Bo Barringer – “Inspiration is a word used by people who aren’t really doing anything,” from Nick Cave. It sounds bitchy as hell, but to me, it feels like he’s saying that if you sit around waiting for inspiration to strike you, you’re not gonna get a whole lot done. I don’t know if I’ve ever written something because I’m “inspired, man.” I sit down with an instrument and start fucking around and pretty soon, I come up with an idea. Sometimes, they’re great. Sometimes, they’re garbage. I run into a roadblock, I put it on the shelf. Work on something else. The only way to get something done is to put in the work.

Music Bugle – Does social media help or hurt musicians?

Reuben Bettsak – Social media can be a double-edged sword, but can definitely help a band, but it’s always about balance. I think interacting and making connections with people, bands, bloggers, DJ’s is the best part. Promoting your band is part of it, but I think the most rewarding part has been making these great connections and musical communities. That aspect of it is so exciting, because it makes us want to meet some of these people and bands for real sometime in the future. Also, interacting with others on socials has given us the chance to do some remixes and contribute songs to benefit compilations, etc., but I think you also can’t take it too seriously, or approach it like a big business machine. We started Ex-Hyena during the pandemic, so we were not able to hang out with bands at shows in Boston. Interacting via social media was a way to connect, so, the way Ex-Hyena has approached social media has been different than any of our past bands.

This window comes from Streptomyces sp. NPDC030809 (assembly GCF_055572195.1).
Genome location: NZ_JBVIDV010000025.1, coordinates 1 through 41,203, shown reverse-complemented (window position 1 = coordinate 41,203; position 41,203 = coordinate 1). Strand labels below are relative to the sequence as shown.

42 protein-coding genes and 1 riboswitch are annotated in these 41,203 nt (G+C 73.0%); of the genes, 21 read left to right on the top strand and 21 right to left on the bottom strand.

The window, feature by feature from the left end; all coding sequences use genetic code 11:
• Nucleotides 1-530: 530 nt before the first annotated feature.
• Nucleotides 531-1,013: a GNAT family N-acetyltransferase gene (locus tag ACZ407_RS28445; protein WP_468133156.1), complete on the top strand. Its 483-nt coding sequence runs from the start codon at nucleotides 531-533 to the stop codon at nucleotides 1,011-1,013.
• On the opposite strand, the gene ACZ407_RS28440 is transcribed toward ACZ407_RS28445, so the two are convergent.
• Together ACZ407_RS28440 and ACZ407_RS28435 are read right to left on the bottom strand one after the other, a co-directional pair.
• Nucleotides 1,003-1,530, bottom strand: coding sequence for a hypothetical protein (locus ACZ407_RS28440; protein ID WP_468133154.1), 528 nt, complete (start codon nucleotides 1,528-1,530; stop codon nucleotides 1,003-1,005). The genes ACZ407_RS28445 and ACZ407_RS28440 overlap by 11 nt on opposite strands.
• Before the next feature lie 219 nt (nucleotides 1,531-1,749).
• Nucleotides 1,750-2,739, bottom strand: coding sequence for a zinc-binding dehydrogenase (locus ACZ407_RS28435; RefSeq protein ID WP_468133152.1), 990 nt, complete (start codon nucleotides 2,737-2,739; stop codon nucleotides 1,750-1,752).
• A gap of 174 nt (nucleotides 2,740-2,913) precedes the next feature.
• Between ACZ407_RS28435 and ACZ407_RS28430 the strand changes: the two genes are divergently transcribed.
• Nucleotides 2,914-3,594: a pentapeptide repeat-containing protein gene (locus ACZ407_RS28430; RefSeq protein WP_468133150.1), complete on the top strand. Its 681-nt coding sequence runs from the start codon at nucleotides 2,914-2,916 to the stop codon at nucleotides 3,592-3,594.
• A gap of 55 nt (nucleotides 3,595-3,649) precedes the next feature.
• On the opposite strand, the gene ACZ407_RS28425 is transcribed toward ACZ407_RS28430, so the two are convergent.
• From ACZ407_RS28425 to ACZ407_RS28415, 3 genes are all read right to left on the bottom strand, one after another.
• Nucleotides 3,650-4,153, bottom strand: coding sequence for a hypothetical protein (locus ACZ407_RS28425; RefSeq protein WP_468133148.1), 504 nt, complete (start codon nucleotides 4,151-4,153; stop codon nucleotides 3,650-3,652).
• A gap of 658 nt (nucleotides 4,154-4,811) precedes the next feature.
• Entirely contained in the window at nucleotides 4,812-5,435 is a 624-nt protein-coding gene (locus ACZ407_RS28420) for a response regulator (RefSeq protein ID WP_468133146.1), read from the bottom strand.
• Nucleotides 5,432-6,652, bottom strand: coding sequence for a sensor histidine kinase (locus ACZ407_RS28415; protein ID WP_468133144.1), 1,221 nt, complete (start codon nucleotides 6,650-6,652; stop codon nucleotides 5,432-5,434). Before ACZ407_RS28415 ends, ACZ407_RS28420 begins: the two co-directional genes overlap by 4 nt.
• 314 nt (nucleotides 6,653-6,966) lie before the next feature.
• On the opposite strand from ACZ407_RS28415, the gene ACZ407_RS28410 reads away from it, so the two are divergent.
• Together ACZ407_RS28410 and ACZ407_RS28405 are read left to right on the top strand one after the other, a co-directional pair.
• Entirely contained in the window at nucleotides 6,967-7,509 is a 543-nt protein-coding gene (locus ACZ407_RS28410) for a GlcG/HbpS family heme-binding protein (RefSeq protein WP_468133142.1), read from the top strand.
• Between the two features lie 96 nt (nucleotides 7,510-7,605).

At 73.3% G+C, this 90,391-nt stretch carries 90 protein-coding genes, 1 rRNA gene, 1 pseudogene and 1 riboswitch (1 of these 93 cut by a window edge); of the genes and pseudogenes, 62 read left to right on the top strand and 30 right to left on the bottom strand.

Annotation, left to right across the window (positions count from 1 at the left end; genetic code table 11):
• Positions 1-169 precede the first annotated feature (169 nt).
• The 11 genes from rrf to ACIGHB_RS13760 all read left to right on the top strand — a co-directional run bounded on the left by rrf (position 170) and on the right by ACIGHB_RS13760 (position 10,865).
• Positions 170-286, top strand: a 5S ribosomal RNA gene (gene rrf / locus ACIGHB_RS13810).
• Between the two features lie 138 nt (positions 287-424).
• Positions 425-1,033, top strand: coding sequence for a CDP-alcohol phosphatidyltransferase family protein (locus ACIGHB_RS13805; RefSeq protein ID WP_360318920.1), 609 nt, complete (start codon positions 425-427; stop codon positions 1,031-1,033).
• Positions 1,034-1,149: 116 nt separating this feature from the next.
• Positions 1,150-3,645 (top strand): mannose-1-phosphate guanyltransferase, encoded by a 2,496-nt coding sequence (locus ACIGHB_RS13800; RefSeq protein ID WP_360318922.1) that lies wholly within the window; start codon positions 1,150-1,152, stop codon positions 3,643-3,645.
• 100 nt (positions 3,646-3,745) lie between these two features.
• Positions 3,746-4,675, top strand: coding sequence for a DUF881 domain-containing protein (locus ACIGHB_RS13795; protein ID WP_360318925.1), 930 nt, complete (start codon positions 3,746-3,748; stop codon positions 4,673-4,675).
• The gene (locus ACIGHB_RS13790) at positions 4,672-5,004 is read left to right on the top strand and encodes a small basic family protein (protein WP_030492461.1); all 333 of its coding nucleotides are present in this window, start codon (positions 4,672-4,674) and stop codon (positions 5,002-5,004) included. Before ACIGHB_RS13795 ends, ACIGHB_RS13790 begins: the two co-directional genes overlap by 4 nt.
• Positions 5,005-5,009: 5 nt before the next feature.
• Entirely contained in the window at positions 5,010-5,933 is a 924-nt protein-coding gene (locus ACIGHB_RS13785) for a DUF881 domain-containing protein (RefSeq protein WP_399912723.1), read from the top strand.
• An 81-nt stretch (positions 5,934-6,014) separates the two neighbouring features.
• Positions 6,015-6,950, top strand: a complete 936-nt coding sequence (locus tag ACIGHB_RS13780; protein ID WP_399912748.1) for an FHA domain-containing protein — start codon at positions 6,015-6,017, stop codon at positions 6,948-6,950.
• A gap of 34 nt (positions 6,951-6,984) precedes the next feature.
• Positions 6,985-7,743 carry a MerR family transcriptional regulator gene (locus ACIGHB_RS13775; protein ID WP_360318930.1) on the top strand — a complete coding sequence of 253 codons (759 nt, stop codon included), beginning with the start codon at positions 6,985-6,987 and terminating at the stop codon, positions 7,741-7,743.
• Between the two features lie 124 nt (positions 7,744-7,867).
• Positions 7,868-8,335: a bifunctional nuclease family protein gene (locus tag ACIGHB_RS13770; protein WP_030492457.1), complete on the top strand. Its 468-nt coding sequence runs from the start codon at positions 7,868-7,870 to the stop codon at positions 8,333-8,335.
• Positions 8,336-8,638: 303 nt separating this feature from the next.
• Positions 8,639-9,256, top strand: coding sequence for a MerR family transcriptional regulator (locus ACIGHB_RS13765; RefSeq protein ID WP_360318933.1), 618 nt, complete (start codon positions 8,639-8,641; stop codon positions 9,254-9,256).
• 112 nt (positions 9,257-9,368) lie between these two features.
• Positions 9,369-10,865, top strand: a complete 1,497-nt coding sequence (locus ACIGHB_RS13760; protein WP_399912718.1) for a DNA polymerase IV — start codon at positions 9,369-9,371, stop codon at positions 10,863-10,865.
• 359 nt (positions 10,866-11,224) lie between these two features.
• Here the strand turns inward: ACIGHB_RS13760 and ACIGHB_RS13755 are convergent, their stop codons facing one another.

Bo Barringer – Both? Neither? Indie musicians create their own little ecosystems in every era. People find ways to connect. People adapt. Social media seems very well suited to meet this need, especially in this day. It’s certainly easier to make connections and get heard across the globe. Social media is probably not great for humankind, but musicians seem to have harnessed the positive aspects of it.